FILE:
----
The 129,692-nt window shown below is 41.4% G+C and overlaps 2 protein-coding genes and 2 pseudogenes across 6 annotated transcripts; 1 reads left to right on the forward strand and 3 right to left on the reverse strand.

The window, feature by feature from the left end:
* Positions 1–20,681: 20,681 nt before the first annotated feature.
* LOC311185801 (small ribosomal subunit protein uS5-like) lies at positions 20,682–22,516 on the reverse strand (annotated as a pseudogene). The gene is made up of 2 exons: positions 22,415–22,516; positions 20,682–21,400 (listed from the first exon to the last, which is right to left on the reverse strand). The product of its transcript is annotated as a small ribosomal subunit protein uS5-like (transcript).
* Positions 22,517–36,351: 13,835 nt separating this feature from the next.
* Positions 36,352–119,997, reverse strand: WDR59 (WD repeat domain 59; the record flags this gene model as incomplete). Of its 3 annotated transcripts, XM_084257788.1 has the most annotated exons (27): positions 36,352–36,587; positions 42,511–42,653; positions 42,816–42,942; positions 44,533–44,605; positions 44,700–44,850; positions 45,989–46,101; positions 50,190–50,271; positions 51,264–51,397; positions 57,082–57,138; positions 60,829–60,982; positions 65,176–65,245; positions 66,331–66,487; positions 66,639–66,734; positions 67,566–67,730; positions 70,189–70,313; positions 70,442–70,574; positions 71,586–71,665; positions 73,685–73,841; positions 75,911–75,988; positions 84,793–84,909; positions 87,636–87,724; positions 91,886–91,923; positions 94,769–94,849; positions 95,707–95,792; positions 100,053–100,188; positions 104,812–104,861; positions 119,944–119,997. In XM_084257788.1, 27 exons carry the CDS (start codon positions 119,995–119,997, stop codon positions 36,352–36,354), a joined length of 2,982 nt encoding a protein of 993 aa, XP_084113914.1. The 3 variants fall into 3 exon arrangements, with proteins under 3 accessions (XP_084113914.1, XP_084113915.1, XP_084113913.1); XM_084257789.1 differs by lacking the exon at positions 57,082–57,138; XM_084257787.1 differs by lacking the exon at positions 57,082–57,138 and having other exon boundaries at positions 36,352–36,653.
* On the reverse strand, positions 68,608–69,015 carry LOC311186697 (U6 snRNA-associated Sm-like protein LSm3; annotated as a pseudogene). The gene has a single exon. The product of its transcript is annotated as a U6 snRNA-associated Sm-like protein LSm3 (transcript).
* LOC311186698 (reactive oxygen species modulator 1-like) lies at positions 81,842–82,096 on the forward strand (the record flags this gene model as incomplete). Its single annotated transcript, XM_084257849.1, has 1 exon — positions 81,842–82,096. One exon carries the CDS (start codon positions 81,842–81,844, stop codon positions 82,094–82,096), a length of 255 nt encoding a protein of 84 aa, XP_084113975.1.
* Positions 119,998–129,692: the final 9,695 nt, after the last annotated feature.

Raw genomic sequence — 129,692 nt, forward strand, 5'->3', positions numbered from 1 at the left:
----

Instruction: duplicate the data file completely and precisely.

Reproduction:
The 129,692-nt window shown below is 41.4% G+C and overlaps 2 protein-coding genes and 2 pseudogenes across 6 annotated transcripts; 1 reads left to right on the forward strand and 3 right to left on the reverse strand.

The window, feature by feature from the left end:
* Positions 1–20,681: 20,681 nt before the first annotated feature.
* LOC311185801 (small ribosomal subunit protein uS5-like) lies at positions 20,682–22,516 on the reverse strand (annotated as a pseudogene). The gene is made up of 2 exons: positions 22,415–22,516; positions 20,682–21,400 (listed from the first exon to the last, which is right to left on the reverse strand). The product of its transcript is annotated as a small ribosomal subunit protein uS5-like (transcript).
* Positions 22,517–36,351: 13,835 nt separating this feature from the next.
* Positions 36,352–119,997, reverse strand: WDR59 (WD repeat domain 59; the record flags this gene model as incomplete). Of its 3 annotated transcripts, XM_084257788.1 has the most annotated exons (27): positions 36,352–36,587; positions 42,511–42,653; positions 42,816–42,942; positions 44,533–44,605; positions 44,700–44,850; positions 45,989–46,101; positions 50,190–50,271; positions 51,264–51,397; positions 57,082–57,138; positions 60,829–60,982; positions 65,176–65,245; positions 66,331–66,487; positions 66,639–66,734; positions 67,566–67,730; positions 70,189–70,313; positions 70,442–70,574; positions 71,586–71,665; positions 73,685–73,841; positions 75,911–75,988; positions 84,793–84,909; positions 87,636–87,724; positions 91,886–91,923; positions 94,769–94,849; positions 95,707–95,792; positions 100,053–100,188; positions 104,812–104,861; positions 119,944–119,997. In XM_084257788.1, 27 exons carry the CDS (start codon positions 119,995–119,997, stop codon positions 36,352–36,354), a joined length of 2,982 nt encoding a protein of 993 aa, XP_084113914.1. The 3 variants fall into 3 exon arrangements, with proteins under 3 accessions (XP_084113914.1, XP_084113915.1, XP_084113913.1); XM_084257789.1 differs by lacking the exon at positions 57,082–57,138; XM_084257787.1 differs by lacking the exon at positions 57,082–57,138 and having other exon boundaries at positions 36,352–36,653.
* On the reverse strand, positions 68,608–69,015 carry LOC311186697 (U6 snRNA-associated Sm-like protein LSm3; annotated as a pseudogene). The gene has a single exon. The product of its transcript is annotated as a U6 snRNA-associated Sm-like protein LSm3 (transcript).
* LOC311186698 (reactive oxygen species modulator 1-like) lies at positions 81,842–82,096 on the forward strand (the record flags this gene model as incomplete). Its single annotated transcript, XM_084257849.1, has 1 exon — positions 81,842–82,096. One exon carries the CDS (start codon positions 81,842–81,844, stop codon positions 82,094–82,096), a length of 255 nt encoding a protein of 84 aa, XP_084113975.1.
* Positions 119,998–129,692: the final 9,695 nt, after the last annotated feature.

Raw genomic sequence — 129,692 nt, forward strand, 5'->3', positions numbered from 1 at the left: